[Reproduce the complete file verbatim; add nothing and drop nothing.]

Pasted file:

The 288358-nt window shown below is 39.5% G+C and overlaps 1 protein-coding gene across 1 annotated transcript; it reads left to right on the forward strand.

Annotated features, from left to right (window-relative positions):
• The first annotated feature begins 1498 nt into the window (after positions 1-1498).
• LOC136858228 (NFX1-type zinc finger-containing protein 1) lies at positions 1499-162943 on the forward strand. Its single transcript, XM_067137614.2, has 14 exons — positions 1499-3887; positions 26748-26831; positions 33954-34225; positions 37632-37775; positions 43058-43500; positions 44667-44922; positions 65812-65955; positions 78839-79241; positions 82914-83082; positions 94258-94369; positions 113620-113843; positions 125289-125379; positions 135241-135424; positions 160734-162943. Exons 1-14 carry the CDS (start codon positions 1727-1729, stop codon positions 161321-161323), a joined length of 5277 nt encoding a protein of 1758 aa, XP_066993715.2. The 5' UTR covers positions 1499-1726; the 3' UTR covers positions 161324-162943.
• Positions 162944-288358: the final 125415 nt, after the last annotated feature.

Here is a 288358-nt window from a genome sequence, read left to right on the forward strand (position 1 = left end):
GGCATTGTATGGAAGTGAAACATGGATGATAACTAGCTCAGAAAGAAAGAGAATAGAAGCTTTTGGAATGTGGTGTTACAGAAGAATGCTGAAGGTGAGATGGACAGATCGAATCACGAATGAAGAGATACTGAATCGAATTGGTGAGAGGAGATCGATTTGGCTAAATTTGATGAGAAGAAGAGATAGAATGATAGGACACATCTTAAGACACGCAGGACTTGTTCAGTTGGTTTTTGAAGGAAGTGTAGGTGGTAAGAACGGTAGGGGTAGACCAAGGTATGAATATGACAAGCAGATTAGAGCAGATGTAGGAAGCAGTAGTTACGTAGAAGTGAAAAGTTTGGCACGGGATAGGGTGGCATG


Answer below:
The 288358-nt window shown below is 39.5% G+C and overlaps 1 protein-coding gene across 1 annotated transcript; it reads left to right on the forward strand.

Annotated features, from left to right (window-relative positions):
• The first annotated feature begins 1498 nt into the window (after positions 1-1498).
• LOC136858228 (NFX1-type zinc finger-containing protein 1) lies at positions 1499-162943 on the forward strand. Its single transcript, XM_067137614.2, has 14 exons — positions 1499-3887; positions 26748-26831; positions 33954-34225; positions 37632-37775; positions 43058-43500; positions 44667-44922; positions 65812-65955; positions 78839-79241; positions 82914-83082; positions 94258-94369; positions 113620-113843; positions 125289-125379; positions 135241-135424; positions 160734-162943. Exons 1-14 carry the CDS (start codon positions 1727-1729, stop codon positions 161321-161323), a joined length of 5277 nt encoding a protein of 1758 aa, XP_066993715.2. The 5' UTR covers positions 1499-1726; the 3' UTR covers positions 161324-162943.
• Positions 162944-288358: the final 125415 nt, after the last annotated feature.

Here is a 288358-nt window from a genome sequence, read left to right on the forward strand (position 1 = left end):
GGCATTGTATGGAAGTGAAACATGGATGATAACTAGCTCAGAAAGAAAGAGAATAGAAGCTTTTGGAATGTGGTGTTACAGAAGAATGCTGAAGGTGAGATGGACAGATCGAATCACGAATGAAGAGATACTGAATCGAATTGGTGAGAGGAGATCGATTTGGCTAAATTTGATGAGAAGAAGAGATAGAATGATAGGACACATCTTAAGACACGCAGGACTTGTTCAGTTGGTTTTTGAAGGAAGTGTAGGTGGTAAGAACGGTAGGGGTAGACCAAGGTATGAATATGACAAGCAGATTAGAGCAGATGTAGGAAGCAGTAGTTACGTAGAAGTGAAAAGTTTGGCACGGGATAGGGTGGCATG